TU alumna aims to increase neuro, ethnic diversity in mental health

How faculty mentorship, service-learning prepared Yanna Taboada ’21 for a career in psychology

By Rebecca Kirkman on January 24, 2022

Women walking and talking in hallway with face coverings
Yanna Taboada ’21, left, with psychology associate professor Erin Girio-Herrera. (Photo: Lauren Castellana)

In her last term at Towson University, winter 2021 graduate Yanna Taboada could often be found walking the halls of the Liberal Arts building with psychology associate professor Erin Girio-Herrera. During these walking meetings, they discussed Girio-Herrera’s new service-learning course PSYC 470: Special Topics in Psychology, where Taboada served as the class proctor.

An opportunity for students to experience clinical psychology beyond the classroom while serving a specific population—in this case, neurodiverse students at TU—students in the course are conducting a campus needs assessment of students with ADHD.

Spanning the full academic year, the fall term focused on conducting focus groups with stakeholders across the university, such as the TU Counseling Center, Accessibility & Disability Services and Athletics. This spring, the focus shifts to conducting individual interviews with students with ADHD.

“The students are learning clinically: They’re learning about ADHD, [and] they’re learning about that neurodiverse population. And because it’s a service class, we’re thinking very strategically about how we can serve this population of students on campus,” Girio-Herrera says. “But they’re also learning research skills. They’re learning professional development skills—critical thinking, problem-solving, interpersonal communication and reflective writing skills as well.”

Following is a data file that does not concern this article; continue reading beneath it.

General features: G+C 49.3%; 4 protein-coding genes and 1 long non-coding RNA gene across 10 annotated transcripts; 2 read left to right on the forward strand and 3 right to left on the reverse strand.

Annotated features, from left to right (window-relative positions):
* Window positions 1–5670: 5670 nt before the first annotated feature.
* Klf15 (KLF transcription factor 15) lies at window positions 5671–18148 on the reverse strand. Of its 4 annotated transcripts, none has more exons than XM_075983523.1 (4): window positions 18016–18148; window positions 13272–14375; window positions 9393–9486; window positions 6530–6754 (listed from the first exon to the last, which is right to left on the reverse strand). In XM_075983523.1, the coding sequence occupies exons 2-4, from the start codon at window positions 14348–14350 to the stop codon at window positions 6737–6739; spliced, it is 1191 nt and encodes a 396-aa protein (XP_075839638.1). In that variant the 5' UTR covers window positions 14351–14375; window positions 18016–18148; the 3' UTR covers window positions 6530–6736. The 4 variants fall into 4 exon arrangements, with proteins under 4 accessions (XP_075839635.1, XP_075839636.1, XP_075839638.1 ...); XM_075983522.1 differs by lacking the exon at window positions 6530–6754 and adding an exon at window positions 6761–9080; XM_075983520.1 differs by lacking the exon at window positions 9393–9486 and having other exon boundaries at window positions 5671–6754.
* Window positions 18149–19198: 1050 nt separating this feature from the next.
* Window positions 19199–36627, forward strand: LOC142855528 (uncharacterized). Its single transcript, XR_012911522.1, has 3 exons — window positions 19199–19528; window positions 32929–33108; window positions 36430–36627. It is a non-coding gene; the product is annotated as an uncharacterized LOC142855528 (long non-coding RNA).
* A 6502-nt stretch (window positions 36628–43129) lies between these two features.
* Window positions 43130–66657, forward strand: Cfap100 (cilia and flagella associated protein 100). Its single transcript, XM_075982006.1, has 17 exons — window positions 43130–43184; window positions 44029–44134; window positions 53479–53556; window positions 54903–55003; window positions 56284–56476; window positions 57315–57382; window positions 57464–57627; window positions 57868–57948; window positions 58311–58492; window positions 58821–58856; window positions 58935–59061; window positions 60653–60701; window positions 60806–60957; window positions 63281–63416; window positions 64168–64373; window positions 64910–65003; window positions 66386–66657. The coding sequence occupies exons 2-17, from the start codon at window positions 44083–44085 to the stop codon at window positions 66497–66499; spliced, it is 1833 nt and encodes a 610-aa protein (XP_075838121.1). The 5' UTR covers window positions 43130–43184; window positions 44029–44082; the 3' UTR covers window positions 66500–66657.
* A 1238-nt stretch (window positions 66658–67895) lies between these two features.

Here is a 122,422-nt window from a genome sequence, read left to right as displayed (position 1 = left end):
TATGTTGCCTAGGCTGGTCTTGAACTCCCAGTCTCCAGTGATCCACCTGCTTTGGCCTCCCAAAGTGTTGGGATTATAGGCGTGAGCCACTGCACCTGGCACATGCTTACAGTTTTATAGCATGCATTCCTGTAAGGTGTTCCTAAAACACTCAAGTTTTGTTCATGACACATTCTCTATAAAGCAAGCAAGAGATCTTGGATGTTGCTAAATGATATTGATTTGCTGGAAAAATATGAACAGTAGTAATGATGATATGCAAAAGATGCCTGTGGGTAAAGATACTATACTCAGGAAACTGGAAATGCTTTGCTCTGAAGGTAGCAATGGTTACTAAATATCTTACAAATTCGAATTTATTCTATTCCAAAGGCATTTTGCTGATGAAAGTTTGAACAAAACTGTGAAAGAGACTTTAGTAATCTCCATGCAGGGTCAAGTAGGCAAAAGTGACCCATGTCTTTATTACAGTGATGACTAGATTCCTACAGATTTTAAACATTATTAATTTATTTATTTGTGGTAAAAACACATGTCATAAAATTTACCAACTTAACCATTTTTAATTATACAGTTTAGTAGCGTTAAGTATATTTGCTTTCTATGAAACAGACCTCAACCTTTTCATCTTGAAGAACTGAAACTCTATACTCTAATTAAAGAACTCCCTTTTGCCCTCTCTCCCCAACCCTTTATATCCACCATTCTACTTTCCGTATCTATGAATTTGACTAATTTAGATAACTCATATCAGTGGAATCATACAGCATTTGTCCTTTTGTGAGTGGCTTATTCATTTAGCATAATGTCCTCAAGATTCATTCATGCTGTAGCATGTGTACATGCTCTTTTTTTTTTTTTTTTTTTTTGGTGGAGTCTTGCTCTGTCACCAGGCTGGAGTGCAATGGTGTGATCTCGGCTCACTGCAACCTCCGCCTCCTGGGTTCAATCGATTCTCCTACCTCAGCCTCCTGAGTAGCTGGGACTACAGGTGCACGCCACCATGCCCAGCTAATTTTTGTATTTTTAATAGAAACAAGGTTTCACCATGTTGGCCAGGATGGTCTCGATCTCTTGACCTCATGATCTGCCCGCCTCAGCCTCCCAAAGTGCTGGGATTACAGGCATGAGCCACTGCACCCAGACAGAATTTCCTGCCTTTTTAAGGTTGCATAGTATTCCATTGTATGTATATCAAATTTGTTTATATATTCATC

As the course proctor, Taboada worked closely with Girio-Herrera—who she affectionately calls Dr. G—on the development and execution of the course.

A member of the Honors College with a psychology major and applied adult disability studies minor, Taboada gained professional experience not only in clinical psychology as the course proctor but also the skills and theory behind teaching and what is involved in designing and implementing a university course. She got credit for the experience through PSYC 383: Proctoring in Psychology.

Initially, though, Taboada had reached out to Girio-Herrera about the possibility of conducting research together. “Being in the Honors College really pushed me to seek out more research because of that experiential learning requirement,” Taboada explains. 

Although Girio-Herrera didn’t have a need for a student research assistant in spring 2021 when Taboada first reached out to her, the two discussed Taboada’s goals and stayed in touch. When the opportunity for a student proctor opened up, Girio-Herrera immediately thought of Taboada.

“I’m really impressed with her,” Girio-Herrera says. “Asking a student to be a proctor is a significant time commitment. And it’s also work that impacts the university and vulnerable populations, so I have to place a great deal of trust in them. And Yanna is just incredibly reliable and professional. She has amazing boundaries with the students, yet they feel completely supported by her.”

Psychology students take a scientific approach to studying human behavior and development and gain valuable research skills.